XENIA — The group 100-Plus Women Making a Difference in Greene County presented $11,800 to Family Violence Prevention Center June 7 to directly impact its Safe Dates program.
Members of 100-Plus Women each wrote a $100 check after their meeting April 23, where they selected FVPC as their charity for the quarter.
Safe Dates is an evidence-based teen dating violence prevention program. Ohio House Bill 10, the Tina Crocher Act, requires school districts to provide teen dating violence education to students, an unfunded mandate.
“Family Violence Prevention Center is so pleased to have been selected by the 100 Women for this very generous gift,” FVPC Executive Director Debbie Matheson said. “We consider it a privilege to offer expert prevention services that support the school districts with this requirement.”
Cherie Dixon, FVPC prevention coordinator, is in Greene County schools almost every day of the school year, working Safe Dates into the curriculum for middle and high school students in all eight districts.
“It’s very important for Cherie to be there in the health classes, talking to students about real experiences, making decisions from the perspective of a domestic violence survivor … learning how difficult and complex domestic violence is,” Matheson said. “Cherie talks to students about personal violence in homes and relationships they develop. We learn to date in our teen years so it’s important to have conversations about this.”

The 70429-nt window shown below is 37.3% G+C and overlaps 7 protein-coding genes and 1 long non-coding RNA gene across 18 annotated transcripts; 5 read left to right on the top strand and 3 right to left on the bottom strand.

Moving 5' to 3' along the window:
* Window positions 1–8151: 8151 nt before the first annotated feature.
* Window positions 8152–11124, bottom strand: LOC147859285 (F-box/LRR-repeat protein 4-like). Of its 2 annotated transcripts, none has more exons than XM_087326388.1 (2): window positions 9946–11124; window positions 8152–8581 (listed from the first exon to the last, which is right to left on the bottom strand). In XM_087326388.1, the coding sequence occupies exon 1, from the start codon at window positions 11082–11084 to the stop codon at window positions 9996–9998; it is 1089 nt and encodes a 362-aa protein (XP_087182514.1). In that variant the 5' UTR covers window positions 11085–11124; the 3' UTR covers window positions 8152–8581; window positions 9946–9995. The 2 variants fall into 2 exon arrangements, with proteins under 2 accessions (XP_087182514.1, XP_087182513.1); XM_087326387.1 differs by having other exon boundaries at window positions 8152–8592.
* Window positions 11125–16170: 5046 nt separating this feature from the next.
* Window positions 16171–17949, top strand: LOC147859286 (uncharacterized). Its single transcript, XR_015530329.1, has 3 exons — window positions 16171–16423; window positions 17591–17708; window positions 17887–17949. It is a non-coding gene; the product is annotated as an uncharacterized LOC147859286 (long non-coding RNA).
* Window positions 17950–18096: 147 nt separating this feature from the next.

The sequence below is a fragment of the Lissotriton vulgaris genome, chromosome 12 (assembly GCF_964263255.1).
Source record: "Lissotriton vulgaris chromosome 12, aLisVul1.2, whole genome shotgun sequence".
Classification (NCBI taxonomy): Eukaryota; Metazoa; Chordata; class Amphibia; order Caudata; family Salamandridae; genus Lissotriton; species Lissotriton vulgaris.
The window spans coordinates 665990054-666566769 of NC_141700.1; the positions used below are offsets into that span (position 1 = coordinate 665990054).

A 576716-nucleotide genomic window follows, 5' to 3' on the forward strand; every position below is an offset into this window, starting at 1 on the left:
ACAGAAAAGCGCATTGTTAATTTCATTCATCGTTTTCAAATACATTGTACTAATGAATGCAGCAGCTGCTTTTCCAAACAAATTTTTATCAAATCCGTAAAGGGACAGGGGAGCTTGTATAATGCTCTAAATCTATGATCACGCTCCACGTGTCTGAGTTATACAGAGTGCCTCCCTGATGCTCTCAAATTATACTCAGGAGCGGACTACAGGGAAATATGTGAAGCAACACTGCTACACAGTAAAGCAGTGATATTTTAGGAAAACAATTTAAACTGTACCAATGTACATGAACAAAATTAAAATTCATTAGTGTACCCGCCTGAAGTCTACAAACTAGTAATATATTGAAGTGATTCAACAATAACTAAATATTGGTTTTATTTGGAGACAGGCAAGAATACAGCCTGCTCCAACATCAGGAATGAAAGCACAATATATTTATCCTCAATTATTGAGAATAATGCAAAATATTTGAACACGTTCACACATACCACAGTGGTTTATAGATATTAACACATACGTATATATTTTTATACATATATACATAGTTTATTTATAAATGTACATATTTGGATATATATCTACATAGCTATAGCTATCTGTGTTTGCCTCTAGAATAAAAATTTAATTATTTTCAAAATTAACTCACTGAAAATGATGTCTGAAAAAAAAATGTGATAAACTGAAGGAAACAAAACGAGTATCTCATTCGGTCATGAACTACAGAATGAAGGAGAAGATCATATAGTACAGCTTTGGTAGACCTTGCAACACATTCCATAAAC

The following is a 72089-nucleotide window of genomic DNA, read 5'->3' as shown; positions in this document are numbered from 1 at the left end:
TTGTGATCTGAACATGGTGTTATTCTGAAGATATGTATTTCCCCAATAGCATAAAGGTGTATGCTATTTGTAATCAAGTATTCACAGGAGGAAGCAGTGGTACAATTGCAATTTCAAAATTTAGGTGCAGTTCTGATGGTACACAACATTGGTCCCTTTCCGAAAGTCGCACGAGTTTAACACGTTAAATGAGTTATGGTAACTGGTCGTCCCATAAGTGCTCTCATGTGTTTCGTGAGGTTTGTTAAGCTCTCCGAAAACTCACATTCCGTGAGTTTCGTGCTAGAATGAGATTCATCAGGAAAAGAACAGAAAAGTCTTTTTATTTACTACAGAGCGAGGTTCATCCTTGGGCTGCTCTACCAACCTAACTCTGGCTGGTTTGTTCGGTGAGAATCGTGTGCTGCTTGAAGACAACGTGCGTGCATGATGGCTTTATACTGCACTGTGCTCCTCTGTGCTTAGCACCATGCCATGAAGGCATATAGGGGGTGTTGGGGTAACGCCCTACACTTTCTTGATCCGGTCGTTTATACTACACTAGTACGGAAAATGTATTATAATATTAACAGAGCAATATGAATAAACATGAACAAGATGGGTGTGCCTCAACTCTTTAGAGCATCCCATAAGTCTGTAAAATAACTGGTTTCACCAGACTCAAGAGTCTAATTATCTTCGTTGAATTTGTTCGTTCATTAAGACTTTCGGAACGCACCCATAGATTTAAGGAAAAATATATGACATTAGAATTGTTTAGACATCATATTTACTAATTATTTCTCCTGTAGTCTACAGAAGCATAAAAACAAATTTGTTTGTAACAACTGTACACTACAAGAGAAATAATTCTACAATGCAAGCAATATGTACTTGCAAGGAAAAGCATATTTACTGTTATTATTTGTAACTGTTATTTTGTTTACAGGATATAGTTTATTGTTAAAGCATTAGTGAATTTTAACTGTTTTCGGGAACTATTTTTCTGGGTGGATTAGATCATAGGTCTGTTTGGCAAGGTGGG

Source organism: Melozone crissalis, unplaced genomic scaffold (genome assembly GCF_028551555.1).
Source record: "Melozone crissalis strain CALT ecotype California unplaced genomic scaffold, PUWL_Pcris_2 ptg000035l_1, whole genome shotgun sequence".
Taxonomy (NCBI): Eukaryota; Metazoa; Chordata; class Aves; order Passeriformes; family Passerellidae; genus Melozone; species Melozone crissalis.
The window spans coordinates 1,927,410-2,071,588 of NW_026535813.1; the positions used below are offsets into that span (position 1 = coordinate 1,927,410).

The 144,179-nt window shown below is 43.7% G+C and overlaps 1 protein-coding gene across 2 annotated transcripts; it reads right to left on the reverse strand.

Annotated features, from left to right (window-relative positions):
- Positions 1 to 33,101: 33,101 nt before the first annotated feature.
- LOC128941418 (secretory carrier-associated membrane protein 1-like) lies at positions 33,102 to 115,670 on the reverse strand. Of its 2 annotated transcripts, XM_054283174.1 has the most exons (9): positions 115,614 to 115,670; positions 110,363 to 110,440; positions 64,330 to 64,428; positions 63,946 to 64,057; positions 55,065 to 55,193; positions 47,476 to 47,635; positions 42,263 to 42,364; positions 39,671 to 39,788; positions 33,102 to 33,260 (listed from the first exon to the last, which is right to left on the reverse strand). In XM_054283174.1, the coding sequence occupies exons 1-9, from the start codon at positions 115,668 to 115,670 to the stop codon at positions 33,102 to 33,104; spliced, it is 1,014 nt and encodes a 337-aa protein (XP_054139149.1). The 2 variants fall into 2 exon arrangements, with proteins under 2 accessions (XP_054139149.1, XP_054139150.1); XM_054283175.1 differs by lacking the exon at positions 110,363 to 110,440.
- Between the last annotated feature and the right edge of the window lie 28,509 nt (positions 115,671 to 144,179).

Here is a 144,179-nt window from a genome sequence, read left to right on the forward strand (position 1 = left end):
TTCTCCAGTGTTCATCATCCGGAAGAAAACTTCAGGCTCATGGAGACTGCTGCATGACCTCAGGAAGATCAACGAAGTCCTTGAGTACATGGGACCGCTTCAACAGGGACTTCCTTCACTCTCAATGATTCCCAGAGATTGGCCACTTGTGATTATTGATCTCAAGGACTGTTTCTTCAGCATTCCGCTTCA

Dixon teaches students about maintaining healthy relationships, respecting their bodies and using safe communication — like staying calm and asking questions.
“Safe Date is such an effective program that we even use it with adult clients here. Even adults here have said, ‘I wish I had this as a teen — I wouldn’t be here today,’ ” Dixon, who is also a counselor, said. “It’s not just helping kids; it’s helping parents.”
Student surveys also allows FVPC to measure how the program has impacted behavior, attitude and awareness about abuse and violence within close relationships.
Rebecca Morgann and Sandy McHugh founded the 100 Women organization in 2010. The women — now more than 100 of them — meet once a quarter and in under an hour: pick three names from a hat, listen to three members speak for five minutes about the charity they want to support, ask and answer questions, then vote.
Since 2010, the group has given more than $350,000 to local charities, always to benefit people in Greene County.
Members come from all over the county and surrounding communities.
“We are well-represented in the community. I think that’s one of the things that keeps us going strong,” Morgann said.